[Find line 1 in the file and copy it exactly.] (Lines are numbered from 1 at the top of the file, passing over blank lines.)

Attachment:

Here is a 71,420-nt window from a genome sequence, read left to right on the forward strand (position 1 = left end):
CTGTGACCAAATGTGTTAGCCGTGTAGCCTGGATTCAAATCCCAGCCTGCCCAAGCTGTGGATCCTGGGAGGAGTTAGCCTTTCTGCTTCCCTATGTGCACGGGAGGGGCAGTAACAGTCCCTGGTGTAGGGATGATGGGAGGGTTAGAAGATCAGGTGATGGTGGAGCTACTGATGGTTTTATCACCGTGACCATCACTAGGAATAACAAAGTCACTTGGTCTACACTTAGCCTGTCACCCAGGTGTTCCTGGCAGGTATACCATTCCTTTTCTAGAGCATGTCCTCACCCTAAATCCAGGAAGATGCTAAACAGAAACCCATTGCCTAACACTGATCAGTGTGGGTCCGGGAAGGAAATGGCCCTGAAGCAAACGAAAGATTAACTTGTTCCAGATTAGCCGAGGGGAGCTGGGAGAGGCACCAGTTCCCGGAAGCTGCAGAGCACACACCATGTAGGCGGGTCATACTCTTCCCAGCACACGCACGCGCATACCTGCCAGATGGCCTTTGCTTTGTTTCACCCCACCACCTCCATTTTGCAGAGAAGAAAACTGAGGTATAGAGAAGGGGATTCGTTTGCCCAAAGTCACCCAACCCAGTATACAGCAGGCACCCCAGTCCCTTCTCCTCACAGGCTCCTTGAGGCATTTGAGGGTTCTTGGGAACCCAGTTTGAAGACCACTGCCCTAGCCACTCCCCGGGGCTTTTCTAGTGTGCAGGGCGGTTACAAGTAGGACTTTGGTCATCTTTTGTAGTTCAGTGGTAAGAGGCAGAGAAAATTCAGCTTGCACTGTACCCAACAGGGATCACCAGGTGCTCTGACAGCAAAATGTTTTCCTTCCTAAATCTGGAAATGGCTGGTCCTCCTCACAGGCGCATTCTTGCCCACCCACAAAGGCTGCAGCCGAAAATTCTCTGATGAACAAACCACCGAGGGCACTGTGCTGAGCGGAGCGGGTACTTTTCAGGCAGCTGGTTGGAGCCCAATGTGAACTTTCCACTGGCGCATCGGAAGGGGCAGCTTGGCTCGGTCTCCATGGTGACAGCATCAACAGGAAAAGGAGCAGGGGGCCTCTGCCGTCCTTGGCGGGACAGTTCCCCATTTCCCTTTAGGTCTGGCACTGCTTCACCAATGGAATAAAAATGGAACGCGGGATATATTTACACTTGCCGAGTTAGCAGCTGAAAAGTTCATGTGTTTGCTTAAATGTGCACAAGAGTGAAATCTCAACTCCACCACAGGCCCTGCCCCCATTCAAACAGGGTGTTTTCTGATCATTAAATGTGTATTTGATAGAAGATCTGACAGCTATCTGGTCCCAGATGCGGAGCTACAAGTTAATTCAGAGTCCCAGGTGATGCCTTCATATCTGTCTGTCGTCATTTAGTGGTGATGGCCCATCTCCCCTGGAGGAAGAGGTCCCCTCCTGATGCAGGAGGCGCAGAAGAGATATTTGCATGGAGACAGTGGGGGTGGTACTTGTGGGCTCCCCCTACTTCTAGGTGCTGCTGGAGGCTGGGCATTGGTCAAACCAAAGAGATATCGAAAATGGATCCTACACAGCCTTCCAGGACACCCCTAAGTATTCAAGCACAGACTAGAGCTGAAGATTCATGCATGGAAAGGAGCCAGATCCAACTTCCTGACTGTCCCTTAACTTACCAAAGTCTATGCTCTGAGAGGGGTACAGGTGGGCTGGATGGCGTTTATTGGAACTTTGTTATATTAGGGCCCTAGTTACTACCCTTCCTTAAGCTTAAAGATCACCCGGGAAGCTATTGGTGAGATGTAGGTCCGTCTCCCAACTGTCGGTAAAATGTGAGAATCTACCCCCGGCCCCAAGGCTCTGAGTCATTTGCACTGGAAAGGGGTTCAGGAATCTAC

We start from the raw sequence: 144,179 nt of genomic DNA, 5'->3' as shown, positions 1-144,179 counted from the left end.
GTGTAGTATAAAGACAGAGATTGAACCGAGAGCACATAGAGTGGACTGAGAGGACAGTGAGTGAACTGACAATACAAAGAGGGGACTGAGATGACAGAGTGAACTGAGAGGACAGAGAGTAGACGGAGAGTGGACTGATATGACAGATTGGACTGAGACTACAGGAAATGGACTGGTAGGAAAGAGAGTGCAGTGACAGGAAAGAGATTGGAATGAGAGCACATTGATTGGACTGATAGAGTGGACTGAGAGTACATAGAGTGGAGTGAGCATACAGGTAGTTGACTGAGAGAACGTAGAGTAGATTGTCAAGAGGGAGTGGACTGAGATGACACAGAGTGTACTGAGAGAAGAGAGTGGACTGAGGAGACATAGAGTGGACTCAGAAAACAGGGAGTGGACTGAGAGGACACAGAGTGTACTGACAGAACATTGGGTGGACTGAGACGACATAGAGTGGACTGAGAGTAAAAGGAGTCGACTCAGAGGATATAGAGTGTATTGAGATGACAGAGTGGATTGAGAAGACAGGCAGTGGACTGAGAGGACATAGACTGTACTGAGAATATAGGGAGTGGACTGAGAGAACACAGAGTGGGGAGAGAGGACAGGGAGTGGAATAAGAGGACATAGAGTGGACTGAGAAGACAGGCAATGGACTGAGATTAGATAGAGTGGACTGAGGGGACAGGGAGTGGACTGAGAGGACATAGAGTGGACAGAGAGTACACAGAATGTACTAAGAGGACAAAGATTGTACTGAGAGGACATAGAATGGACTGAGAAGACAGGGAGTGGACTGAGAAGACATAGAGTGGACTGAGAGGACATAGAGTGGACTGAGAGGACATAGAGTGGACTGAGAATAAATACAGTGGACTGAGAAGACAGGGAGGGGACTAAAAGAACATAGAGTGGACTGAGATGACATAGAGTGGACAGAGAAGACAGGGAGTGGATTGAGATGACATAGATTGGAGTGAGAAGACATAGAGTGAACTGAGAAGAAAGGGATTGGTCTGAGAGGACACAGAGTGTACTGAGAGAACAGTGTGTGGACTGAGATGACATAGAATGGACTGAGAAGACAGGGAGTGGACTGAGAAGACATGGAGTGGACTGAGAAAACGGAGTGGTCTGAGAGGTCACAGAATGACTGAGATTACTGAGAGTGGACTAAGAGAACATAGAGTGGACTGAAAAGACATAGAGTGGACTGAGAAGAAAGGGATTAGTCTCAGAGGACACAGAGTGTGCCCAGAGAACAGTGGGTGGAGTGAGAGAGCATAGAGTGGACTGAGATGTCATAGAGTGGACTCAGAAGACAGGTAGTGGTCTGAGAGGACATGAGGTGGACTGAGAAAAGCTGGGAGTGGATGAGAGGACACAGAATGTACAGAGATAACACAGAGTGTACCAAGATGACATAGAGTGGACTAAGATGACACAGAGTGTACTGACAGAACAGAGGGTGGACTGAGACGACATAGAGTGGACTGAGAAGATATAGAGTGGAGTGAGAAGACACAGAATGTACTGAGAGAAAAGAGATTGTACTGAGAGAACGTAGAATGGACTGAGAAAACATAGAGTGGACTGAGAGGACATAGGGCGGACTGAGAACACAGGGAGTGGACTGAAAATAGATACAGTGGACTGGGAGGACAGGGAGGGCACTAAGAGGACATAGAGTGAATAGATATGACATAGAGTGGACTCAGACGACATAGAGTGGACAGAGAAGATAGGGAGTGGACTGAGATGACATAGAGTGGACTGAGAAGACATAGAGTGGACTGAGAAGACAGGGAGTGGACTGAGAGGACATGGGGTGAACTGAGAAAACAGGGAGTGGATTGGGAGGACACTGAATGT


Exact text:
Here is a 71,420-nt window from a genome sequence, read left to right on the forward strand (position 1 = left end):